tenjJust like Deville’s Parisian elegy about unattainable beauty fifty years earlier, Svetozarov’s film portrays the yearning for enigmatic, uncorrupted femininity in a man who seems to have everything, including caring lovers, devoted friends, and obedient subordinates. In both films, a classical theme provides the musical leitmotif that imbues the images with melancholic pensiveness: in Le femme en bleu, it is Schubert’s “Death and the Maiden,” in The Shadow, Bellini’s “La sonnambula.” However, the posh nouveau riche milieu of modern St. Petersburg constantly undermines the existential seriousness of the music, while Gordin, the quixotic seeker of ingenuity, fails to discern which of the people surrounding him are for real and which merely for hire. Throughout the film, he voices his disgust over the false values that permeate his life and those of his compatriots. The film makes it abundantly clear that the scion is in the middle of a severe existential crisis and fatigued beyond salvation. Looking for a woman who is different from the modern standard, promising depth and authenticity is in itself a symptom of Gordin’s condition. It is clear that his quest cannot but end in fiasco.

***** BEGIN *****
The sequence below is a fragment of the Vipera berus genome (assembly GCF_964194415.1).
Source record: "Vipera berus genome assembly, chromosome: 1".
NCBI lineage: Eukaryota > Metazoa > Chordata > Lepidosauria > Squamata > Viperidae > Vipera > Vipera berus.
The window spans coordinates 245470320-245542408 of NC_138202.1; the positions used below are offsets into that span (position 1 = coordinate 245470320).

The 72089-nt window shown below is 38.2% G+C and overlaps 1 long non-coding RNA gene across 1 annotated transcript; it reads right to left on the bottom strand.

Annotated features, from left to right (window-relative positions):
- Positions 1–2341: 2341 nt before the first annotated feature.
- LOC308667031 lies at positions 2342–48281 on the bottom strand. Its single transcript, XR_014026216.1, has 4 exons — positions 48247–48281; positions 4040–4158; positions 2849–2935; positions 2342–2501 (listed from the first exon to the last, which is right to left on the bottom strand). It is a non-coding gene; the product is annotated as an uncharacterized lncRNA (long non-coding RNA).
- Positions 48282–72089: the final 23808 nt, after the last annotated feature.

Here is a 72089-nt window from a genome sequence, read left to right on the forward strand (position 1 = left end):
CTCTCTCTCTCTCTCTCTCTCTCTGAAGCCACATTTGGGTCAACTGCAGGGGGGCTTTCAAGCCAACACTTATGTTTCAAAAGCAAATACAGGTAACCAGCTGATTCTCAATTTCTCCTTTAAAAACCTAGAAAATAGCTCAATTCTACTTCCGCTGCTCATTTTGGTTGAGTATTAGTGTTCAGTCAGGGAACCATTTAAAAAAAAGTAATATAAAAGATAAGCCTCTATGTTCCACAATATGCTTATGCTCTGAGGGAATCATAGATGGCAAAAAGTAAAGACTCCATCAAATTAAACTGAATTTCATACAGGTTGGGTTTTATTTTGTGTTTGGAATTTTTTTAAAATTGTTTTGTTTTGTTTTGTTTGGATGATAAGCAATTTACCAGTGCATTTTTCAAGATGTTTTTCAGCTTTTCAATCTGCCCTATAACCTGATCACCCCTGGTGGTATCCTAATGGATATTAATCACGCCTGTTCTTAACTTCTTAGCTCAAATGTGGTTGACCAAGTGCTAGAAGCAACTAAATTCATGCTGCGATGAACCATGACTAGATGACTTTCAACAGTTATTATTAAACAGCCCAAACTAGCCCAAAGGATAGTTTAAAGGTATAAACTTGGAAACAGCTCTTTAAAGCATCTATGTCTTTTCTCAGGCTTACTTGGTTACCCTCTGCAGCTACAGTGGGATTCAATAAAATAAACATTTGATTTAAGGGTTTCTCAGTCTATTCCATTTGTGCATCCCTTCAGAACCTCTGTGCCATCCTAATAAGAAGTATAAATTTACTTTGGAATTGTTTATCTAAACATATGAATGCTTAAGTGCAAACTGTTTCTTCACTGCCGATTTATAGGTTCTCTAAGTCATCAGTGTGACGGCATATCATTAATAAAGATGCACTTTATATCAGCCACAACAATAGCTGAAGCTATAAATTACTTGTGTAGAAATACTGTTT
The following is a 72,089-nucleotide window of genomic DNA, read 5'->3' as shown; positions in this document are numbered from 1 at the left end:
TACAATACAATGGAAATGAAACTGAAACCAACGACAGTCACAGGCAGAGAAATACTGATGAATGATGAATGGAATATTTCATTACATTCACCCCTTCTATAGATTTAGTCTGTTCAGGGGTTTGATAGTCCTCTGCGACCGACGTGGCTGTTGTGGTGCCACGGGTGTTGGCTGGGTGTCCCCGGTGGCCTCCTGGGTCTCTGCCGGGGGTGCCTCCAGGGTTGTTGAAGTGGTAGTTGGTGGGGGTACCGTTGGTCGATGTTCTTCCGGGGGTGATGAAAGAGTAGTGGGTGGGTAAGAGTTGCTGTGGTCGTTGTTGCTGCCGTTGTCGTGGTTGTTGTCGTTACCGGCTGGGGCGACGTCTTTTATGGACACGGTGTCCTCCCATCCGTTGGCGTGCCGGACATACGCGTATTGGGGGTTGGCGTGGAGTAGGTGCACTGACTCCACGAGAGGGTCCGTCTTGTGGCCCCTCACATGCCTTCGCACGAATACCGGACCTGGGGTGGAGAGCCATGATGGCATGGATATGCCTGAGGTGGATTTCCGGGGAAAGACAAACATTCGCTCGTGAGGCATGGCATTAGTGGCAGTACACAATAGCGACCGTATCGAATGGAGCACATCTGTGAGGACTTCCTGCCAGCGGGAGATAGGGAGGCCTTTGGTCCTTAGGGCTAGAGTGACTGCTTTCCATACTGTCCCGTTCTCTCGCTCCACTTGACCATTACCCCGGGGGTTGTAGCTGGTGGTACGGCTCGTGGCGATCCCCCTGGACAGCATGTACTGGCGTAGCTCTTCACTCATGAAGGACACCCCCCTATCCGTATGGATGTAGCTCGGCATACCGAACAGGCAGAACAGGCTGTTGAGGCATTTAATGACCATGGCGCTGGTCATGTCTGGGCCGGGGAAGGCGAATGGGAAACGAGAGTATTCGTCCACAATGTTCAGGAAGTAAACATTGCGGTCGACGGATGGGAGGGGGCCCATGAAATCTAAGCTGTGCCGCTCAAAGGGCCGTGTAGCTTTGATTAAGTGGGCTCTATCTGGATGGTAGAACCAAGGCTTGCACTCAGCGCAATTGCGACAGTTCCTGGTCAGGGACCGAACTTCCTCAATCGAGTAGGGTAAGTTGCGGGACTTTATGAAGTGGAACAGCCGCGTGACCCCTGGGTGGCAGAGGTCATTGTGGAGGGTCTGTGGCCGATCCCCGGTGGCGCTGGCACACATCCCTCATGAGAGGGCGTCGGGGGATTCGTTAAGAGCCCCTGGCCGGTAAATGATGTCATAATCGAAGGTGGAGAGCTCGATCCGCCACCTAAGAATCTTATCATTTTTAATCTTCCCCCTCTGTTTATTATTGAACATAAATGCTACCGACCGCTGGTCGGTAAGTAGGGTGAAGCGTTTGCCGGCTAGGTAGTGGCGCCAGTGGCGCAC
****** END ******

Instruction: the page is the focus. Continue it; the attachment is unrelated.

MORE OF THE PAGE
Svetozarov uses the interiors of Gordin’s grotesquely spacious and almost empty villa to convey mental torment. Conspicuously, he avoids exploiting the cityscapes of St Petersburg for that purpose. The camera transverses only boring streets, dilapidated buildings, and monotonous new quarters—spaces that offer no spiritual signs or orientation.